But both Murkowski and McCain remained publicly undecided on the Graham-Cassidy legislation, and without both of their votes, Republicans are short of the 50 they need for passage before a September 30 procedural deadline. Senator Rand Paul of Kentucky plans to vote against the bill, and Senator Susan Collins has strongly suggested she would as well. (Collins has opposed each of the GOP repeal proposals.) One more “no” vote would kill the bill, along with the GOP’s hopes of scrapping Obamacare without help from Democrats.
In another sign of the party’s ongoing struggle, Senate Majority Leader Mitch McConnell would not commit to holding a vote on the Graham-Cassidy bill after a party meeting in which Vice President Mike Pence sought to rally Republicans behind repeal. “If we were going to go forward, we would have to act before September 30,” McConnell said, referring to the deadline for the Senate to pass a health-care vote on a simple majority vote rather than a filibuster-proof threshold of 60 votes.
McCain and Murkowski are not the only Republican senators who have withheld their support for the Graham-Cassidy bill, but they are the two that supporters of Obamacare are pinning their hopes on to stop it. Other undecided GOP senators, such as Shelley Moore Capito of West Virginia and Ted Cruz of Texas, have come around to support earlier proposals. But both McCain and Murkowski have been deeply critical of the party’s partisan approach to repeal, and each of their states stands to lose out under a proposal that would shift federal money from states that expanded Medicaid—like Arizona and Alaska—to those that did not.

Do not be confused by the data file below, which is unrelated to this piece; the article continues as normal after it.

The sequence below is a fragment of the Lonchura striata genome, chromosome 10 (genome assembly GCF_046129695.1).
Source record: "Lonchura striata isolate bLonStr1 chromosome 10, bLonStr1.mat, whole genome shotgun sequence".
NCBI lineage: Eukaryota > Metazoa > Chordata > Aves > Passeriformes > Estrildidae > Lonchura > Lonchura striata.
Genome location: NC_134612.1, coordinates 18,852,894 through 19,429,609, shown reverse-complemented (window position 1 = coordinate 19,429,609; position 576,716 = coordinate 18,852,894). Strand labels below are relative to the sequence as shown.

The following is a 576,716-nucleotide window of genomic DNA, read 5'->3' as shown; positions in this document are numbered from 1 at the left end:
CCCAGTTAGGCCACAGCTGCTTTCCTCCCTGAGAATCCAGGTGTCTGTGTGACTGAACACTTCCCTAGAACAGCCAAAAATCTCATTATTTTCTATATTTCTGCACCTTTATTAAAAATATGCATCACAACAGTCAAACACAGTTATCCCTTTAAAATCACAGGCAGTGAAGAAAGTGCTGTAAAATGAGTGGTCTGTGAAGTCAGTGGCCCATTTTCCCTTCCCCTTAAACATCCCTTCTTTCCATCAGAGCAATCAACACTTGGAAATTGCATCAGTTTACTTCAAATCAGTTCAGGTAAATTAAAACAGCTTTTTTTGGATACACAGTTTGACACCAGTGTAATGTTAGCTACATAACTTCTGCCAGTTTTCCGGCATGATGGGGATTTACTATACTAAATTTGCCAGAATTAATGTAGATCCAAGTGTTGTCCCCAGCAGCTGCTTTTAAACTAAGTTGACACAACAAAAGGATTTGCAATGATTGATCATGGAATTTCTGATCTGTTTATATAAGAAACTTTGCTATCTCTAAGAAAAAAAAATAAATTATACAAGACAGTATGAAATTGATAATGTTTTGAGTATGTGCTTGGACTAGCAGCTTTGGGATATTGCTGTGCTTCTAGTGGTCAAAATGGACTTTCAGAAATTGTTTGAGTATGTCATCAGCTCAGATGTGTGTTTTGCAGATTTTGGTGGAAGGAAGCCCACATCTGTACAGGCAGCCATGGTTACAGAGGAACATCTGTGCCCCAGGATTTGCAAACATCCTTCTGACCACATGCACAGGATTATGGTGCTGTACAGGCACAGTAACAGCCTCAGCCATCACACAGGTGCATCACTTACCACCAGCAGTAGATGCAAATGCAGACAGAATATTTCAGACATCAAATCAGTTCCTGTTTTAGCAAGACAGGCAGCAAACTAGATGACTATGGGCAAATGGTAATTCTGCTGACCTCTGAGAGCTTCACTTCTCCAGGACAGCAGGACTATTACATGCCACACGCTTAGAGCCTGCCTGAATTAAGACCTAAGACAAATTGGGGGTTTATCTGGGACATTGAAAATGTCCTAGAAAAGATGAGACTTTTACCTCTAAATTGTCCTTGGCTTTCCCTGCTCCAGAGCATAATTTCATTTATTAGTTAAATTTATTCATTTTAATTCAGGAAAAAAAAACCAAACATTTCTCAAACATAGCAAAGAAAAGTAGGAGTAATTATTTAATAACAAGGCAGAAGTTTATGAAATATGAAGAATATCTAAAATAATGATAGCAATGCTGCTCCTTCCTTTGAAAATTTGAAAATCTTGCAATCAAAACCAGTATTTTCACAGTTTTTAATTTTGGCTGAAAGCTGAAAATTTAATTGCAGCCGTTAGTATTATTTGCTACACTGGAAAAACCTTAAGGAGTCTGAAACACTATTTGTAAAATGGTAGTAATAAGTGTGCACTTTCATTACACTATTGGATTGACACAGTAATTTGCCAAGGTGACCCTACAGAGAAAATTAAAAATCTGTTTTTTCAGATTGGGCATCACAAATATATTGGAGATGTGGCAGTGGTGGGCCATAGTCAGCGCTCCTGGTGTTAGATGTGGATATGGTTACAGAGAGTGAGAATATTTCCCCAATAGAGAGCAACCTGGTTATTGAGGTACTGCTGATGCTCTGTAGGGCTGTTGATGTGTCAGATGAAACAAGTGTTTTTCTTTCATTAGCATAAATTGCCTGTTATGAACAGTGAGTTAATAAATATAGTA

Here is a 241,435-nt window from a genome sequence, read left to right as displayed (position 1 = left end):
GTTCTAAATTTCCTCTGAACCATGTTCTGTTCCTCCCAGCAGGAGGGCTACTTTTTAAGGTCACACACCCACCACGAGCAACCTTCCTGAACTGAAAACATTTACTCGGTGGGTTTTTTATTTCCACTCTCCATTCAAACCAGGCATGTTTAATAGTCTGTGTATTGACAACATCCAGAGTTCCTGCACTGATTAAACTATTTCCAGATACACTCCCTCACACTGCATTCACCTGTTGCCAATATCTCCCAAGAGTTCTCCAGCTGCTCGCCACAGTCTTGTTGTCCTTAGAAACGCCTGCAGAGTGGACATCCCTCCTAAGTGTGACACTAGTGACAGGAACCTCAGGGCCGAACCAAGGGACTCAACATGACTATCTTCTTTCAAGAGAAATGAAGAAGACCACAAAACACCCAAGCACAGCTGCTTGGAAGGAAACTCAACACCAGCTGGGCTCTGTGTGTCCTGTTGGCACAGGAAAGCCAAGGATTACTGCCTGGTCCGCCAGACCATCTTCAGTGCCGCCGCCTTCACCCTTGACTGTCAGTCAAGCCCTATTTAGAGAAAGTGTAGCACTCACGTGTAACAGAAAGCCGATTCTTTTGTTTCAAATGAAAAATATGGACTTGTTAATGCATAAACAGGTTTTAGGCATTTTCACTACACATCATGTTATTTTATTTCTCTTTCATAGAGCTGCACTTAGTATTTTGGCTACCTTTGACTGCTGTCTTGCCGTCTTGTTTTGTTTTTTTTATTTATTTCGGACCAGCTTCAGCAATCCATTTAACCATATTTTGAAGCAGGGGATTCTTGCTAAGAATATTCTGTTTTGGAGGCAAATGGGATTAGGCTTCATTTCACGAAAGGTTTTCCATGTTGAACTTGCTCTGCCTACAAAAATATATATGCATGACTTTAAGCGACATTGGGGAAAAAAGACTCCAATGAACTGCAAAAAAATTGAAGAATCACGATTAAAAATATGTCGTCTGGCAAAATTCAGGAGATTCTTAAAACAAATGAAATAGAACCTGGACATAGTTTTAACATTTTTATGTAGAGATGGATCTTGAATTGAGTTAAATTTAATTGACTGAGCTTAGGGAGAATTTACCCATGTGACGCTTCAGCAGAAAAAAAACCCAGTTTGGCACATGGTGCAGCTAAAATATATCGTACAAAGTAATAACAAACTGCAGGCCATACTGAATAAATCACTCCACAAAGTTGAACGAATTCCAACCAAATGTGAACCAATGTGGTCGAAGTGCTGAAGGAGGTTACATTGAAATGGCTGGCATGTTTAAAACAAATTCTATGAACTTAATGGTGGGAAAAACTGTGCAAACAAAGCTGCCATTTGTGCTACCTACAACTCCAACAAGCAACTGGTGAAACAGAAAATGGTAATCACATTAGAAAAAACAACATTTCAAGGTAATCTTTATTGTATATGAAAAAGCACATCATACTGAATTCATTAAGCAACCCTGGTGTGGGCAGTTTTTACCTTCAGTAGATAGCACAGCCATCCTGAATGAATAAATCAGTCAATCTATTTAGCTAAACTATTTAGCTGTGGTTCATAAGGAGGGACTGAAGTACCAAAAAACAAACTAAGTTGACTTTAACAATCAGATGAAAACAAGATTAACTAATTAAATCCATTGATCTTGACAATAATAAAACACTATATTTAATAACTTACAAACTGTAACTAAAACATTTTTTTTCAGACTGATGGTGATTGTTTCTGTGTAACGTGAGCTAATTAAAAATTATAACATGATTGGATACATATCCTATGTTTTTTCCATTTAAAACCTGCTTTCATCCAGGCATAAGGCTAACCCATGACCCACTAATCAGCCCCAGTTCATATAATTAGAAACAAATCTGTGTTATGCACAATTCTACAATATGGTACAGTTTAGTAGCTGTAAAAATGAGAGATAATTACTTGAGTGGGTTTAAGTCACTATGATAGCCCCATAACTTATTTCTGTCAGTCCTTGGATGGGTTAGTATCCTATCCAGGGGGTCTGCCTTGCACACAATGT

McCain has called for the Senate to pursue “regular order,” the process by which a bill goes first through committee and is subject to amendment before a final vote. In a bid to satisfy his concern, Chairman Orrin Hatch of Utah announced that he would hold a hearing on the Graham-Cassidy bill next Monday. That would be the first GOP repeal bill to receive a Senate hearing, but it would come just days before a vote, and Democrats decried it as “a sham.” McCain reportedly would not say whether that was sufficient for him and questioned whether a single hearing constituted regular order. Adding to the procedural hurry, Republicans have already learned that they won’t receive a complete assessment from the Congressional Budget Office on the bill’s projected impact in time for a vote next week.
McCain is also under intense pressure to stand with Graham, his best friend in the Senate, who has cast his proposal as a choice between the “federalism” of a state block grant and the “socialism” represented by the Medicare-for-All plan unveiled last week by Senator Bernie Sanders of Vermont. Appearing alongside McConnell on Tuesday, Graham told reporters that Speaker Paul Ryan assured him that the House would quickly approve the Senate bill next week if it made it across the Capitol. “Paul Ryan told me to my face, ‘If you pass it, we pass it,’” Graham said. Confident predictions of passage by House leaders have not always been reliable, however, and Republicans from New York who voted for the American Health Care Act in May have already begun raising concerns about the Graham-Cassidy proposal, which would cost the state billions in federal funding.